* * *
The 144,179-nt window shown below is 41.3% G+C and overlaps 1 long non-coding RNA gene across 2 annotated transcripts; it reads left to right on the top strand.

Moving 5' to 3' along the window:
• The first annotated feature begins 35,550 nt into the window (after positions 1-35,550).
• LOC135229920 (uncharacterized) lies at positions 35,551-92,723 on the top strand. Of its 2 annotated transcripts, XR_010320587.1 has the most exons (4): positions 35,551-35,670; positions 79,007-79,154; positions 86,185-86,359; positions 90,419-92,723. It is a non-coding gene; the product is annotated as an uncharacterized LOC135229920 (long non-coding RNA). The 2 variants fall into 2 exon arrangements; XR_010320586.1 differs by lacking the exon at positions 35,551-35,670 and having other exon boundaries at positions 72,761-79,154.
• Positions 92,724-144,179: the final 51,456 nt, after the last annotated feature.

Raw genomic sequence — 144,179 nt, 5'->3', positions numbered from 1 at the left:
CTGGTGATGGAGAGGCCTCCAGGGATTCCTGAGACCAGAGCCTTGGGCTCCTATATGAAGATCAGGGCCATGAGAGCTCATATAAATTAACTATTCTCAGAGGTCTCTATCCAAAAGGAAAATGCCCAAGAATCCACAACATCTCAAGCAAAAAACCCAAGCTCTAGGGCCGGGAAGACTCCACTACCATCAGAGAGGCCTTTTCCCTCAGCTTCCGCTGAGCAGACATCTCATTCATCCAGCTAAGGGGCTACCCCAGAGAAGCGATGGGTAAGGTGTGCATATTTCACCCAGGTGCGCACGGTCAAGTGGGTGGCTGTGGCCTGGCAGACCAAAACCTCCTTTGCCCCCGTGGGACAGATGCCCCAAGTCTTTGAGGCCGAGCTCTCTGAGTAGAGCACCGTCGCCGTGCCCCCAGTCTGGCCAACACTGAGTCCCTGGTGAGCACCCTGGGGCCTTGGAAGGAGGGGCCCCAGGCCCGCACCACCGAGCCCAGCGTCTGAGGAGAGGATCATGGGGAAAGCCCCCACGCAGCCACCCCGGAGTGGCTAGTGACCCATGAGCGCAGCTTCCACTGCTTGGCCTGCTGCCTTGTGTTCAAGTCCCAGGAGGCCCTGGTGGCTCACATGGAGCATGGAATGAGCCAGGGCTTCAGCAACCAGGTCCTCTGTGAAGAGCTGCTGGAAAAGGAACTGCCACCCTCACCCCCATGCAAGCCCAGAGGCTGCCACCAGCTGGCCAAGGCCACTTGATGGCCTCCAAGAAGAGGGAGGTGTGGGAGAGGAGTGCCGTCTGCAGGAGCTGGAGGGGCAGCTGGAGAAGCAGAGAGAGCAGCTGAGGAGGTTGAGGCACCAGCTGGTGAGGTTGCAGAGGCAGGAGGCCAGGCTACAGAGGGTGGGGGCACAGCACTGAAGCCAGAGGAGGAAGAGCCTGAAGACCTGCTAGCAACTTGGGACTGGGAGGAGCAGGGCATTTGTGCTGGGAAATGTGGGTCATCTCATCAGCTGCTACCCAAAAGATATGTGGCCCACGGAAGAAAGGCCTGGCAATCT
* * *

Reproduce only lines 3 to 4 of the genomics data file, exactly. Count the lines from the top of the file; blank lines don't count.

• The first annotated feature begins 35,550 nt into the window (after positions 1-35,550).
• LOC135229920 (uncharacterized) lies at positions 35,551-92,723 on the top strand. Of its 2 annotated transcripts, XR_010320587.1 has the most exons (4): positions 35,551-35,670; positions 79,007-79,154; positions 86,185-86,359; positions 90,419-92,723. It is a non-coding gene; the product is annotated as an uncharacterized LOC135229920 (long non-coding RNA). The 2 variants fall into 2 exon arrangements; XR_010320586.1 differs by lacking the exon at positions 35,551-35,670 and having other exon boundaries at positions 72,761-79,154.